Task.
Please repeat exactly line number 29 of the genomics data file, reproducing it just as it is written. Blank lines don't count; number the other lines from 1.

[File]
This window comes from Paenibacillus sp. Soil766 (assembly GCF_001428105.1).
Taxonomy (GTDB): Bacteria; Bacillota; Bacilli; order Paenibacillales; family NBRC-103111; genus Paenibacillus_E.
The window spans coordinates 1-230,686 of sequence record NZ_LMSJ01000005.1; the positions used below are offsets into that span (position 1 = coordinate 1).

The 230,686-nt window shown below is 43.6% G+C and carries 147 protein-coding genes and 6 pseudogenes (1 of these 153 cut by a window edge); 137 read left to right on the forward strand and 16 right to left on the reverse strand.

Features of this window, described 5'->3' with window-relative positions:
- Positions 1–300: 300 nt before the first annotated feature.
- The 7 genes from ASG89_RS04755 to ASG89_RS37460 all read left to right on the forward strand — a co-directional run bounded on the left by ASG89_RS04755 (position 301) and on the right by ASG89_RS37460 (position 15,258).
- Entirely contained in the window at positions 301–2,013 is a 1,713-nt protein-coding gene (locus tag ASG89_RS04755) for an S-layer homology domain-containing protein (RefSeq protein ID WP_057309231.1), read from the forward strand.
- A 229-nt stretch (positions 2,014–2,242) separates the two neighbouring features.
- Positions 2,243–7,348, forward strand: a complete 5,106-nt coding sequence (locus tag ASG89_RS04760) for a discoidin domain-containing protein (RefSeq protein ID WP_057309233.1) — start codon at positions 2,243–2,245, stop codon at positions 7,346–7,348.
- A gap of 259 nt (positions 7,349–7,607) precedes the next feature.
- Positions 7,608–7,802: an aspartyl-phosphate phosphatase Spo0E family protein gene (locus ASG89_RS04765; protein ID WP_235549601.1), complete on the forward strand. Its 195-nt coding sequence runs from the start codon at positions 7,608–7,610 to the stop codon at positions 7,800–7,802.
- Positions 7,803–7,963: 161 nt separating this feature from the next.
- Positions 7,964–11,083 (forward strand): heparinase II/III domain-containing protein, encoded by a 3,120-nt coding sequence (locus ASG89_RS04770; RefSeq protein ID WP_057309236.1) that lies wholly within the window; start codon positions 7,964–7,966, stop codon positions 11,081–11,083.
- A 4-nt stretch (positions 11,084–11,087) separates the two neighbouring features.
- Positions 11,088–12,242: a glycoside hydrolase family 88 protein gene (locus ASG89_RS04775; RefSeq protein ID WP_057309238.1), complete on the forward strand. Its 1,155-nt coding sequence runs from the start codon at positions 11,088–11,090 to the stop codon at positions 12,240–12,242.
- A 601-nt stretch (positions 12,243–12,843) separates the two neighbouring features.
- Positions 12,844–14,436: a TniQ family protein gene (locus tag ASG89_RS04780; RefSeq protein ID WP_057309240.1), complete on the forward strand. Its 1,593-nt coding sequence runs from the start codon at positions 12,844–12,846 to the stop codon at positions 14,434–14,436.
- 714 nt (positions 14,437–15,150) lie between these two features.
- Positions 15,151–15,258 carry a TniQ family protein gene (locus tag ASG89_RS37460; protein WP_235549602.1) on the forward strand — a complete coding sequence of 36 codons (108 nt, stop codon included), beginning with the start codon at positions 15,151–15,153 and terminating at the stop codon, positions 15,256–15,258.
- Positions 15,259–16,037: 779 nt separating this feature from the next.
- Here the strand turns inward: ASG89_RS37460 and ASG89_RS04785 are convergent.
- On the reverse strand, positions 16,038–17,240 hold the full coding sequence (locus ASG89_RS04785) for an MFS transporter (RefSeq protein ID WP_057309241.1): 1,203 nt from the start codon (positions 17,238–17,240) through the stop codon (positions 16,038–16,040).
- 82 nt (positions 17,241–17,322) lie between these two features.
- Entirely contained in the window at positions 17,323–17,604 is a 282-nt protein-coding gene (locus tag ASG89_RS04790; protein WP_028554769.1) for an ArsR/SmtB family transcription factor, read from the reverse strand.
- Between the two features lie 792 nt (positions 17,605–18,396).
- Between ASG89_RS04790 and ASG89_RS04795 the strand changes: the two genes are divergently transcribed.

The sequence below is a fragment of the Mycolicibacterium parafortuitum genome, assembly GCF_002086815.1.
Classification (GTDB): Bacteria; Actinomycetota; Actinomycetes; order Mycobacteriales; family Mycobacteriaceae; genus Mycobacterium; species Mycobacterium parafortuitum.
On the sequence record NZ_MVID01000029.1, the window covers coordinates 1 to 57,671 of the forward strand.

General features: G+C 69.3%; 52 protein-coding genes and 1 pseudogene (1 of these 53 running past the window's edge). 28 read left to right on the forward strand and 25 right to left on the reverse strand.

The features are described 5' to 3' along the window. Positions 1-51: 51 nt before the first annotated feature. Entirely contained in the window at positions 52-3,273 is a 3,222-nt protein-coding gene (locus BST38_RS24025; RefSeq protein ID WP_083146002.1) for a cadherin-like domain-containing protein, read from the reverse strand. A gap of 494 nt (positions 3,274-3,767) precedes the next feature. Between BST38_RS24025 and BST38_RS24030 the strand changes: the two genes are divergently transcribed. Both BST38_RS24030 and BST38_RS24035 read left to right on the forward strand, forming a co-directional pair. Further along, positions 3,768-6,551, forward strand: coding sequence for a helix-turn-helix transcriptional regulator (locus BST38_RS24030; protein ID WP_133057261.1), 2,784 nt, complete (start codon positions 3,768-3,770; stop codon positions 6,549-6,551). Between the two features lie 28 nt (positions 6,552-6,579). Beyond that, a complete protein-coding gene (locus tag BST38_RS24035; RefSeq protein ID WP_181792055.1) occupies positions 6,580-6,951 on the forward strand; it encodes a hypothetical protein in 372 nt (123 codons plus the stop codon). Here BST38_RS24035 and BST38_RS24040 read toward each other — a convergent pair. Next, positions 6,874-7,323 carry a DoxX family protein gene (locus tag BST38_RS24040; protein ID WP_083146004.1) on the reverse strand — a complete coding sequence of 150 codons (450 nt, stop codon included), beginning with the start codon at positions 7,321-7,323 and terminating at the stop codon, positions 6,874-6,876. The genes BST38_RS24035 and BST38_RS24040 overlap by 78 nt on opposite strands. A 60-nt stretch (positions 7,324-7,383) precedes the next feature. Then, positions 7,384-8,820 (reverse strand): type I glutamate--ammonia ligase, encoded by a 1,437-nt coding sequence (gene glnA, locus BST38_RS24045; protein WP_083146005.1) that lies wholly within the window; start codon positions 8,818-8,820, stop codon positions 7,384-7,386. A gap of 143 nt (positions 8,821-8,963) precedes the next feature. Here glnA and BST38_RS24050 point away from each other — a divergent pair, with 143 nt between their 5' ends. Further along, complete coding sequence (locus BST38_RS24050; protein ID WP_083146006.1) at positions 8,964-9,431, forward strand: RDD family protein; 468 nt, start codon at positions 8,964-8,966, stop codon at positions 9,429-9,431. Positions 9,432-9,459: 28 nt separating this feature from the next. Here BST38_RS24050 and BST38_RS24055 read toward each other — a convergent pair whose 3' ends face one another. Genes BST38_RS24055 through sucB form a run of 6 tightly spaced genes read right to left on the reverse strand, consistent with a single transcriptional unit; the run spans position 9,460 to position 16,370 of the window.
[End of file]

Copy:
Classification (GTDB): Bacteria; Actinomycetota; Actinomycetes; order Mycobacteriales; family Mycobacteriaceae; genus Mycobacterium; species Mycobacterium parafortuitum.